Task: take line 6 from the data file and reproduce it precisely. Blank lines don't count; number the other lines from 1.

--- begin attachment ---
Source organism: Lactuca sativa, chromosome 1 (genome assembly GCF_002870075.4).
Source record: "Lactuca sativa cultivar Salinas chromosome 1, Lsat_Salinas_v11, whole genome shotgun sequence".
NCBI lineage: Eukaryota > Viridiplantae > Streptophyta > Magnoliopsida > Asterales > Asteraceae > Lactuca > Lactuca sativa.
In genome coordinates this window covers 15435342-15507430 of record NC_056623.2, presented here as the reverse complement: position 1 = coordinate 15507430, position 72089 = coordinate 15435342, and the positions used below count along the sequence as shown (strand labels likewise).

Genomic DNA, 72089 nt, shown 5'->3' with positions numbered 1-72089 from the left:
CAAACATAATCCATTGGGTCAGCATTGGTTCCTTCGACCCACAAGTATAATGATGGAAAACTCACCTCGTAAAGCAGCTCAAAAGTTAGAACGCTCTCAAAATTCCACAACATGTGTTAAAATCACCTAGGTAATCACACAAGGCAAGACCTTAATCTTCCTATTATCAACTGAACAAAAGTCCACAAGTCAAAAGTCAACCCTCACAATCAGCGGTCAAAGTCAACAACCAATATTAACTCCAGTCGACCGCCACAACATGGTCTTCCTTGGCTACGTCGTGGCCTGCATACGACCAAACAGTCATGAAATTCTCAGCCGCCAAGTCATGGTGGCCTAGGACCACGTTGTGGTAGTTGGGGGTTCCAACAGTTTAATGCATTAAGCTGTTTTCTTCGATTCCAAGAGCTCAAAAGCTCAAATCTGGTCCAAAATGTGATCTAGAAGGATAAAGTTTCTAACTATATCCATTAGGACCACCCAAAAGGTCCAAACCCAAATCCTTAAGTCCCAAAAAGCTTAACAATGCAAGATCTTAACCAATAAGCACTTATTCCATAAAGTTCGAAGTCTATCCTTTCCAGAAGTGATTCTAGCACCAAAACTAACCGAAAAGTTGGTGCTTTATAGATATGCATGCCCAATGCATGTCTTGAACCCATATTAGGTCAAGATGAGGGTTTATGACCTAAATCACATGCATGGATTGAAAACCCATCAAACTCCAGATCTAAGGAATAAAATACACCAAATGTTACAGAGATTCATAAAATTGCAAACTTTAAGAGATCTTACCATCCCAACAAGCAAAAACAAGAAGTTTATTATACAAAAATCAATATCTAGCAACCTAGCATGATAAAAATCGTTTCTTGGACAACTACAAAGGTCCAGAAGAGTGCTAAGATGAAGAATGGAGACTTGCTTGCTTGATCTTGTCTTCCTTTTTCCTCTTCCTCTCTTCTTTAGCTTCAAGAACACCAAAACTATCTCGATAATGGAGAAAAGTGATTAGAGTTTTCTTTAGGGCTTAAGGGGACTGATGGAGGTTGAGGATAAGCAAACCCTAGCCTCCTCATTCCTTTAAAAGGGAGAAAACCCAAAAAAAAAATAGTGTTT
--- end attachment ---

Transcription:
CAAACATAATCCATTGGGTCAGCATTGGTTCCTTCGACCCACAAGTATAATGATGGAAAACTCACCTCGTAAAGCAGCTCAAAAGTTAGAACGCTCTCAAAATTCCACAACATGTGTTAAAATCACCTAGGTAATCACACAAGGCAAGACCTTAATCTTCCTATTATCAACTGAACAAAAGTCCACAAGTCAAAAGTCAACCCTCACAATCAGCGGTCAAAGTCAACAACCAATATTAACTCCAGTCGACCGCCACAACATGGTCTTCCTTGGCTACGTCGTGGCCTGCATACGACCAAACAGTCATGAAATTCTCAGCCGCCAAGTCATGGTGGCCTAGGACCACGTTGTGGTAGTTGGGGGTTCCAACAGTTTAATGCATTAAGCTGTTTTCTTCGATTCCAAGAGCTCAAAAGCTCAAATCTGGTCCAAAATGTGATCTAGAAGGATAAAGTTTCTAACTATATCCATTAGGACCACCCAAAAGGTCCAAACCCAAATCCTTAAGTCCCAAAAAGCTTAACAATGCAAGATCTTAACCAATAAGCACTTATTCCATAAAGTTCGAAGTCTATCCTTTCCAGAAGTGATTCTAGCACCAAAACTAACCGAAAAGTTGGTGCTTTATAGATATGCATGCCCAATGCATGTCTTGAACCCATATTAGGTCAAGATGAGGGTTTATGACCTAAATCACATGCATGGATTGAAAACCCATCAAACTCCAGATCTAAGGAATAAAATACACCAAATGTTACAGAGATTCATAAAATTGCAAACTTTAAGAGATCTTACCATCCCAACAAGCAAAAACAAGAAGTTTATTATACAAAAATCAATATCTAGCAACCTAGCATGATAAAAATCGTTTCTTGGACAACTACAAAGGTCCAGAAGAGTGCTAAGATGAAGAATGGAGACTTGCTTGCTTGATCTTGTCTTCCTTTTTCCTCTTCCTCTCTTCTTTAGCTTCAAGAACACCAAAACTATCTCGATAATGGAGAAAAGTGATTAGAGTTTTCTTTAGGGCTTAAGGGGACTGATGGAGGTTGAGGATAAGCAAACCCTAGCCTCCTCATTCCTTTAAAAGGGAGAAAACCCAAAAAAAAAATAGTGTTT